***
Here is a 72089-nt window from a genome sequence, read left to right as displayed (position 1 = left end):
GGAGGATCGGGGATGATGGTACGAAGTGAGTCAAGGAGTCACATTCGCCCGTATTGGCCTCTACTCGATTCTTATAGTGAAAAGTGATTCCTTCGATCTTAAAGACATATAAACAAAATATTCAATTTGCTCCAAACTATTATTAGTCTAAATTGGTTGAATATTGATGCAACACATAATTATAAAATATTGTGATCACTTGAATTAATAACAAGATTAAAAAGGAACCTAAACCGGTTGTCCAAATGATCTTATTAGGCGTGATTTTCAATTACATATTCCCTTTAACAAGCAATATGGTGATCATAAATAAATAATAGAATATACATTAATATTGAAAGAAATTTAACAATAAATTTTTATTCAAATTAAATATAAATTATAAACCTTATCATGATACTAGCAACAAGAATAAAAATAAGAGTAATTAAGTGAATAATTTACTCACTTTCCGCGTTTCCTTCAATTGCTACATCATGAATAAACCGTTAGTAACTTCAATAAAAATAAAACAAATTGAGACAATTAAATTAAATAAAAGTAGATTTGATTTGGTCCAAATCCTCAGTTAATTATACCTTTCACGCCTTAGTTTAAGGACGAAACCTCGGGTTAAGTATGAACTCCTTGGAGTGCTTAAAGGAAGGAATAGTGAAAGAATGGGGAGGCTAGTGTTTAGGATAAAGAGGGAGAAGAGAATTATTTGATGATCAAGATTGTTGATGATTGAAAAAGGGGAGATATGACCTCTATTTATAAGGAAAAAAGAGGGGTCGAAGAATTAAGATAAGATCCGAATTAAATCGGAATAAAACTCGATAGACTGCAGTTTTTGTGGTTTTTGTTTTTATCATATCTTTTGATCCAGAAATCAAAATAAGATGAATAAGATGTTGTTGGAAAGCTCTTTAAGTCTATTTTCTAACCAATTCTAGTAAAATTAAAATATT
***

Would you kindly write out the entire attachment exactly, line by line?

Here is a 72089-nt window from a genome sequence, read left to right as displayed (position 1 = left end):
GGAGGATCGGGGATGATGGTACGAAGTGAGTCAAGGAGTCACATTCGCCCGTATTGGCCTCTACTCGATTCTTATAGTGAAAAGTGATTCCTTCGATCTTAAAGACATATAAACAAAATATTCAATTTGCTCCAAACTATTATTAGTCTAAATTGGTTGAATATTGATGCAACACATAATTATAAAATATTGTGATCACTTGAATTAATAACAAGATTAAAAAGGAACCTAAACCGGTTGTCCAAATGATCTTATTAGGCGTGATTTTCAATTACATATTCCCTTTAACAAGCAATATGGTGATCATAAATAAATAATAGAATATACATTAATATTGAAAGAAATTTAACAATAAATTTTTATTCAAATTAAATATAAATTATAAACCTTATCATGATACTAGCAACAAGAATAAAAATAAGAGTAATTAAGTGAATAATTTACTCACTTTCCGCGTTTCCTTCAATTGCTACATCATGAATAAACCGTTAGTAACTTCAATAAAAATAAAACAAATTGAGACAATTAAATTAAATAAAAGTAGATTTGATTTGGTCCAAATCCTCAGTTAATTATACCTTTCACGCCTTAGTTTAAGGACGAAACCTCGGGTTAAGTATGAACTCCTTGGAGTGCTTAAAGGAAGGAATAGTGAAAGAATGGGGAGGCTAGTGTTTAGGATAAAGAGGGAGAAGAGAATTATTTGATGATCAAGATTGTTGATGATTGAAAAAGGGGAGATATGACCTCTATTTATAAGGAAAAAAGAGGGGTCGAAGAATTAAGATAAGATCCGAATTAAATCGGAATAAAACTCGATAGACTGCAGTTTTTGTGGTTTTTGTTTTTATCATATCTTTTGATCCAGAAATCAAAATAAGATGAATAAGATGTTGTTGGAAAGCTCTTTAAGTCTATTTTCTAACCAATTCTAGTAAAATTAAAATATT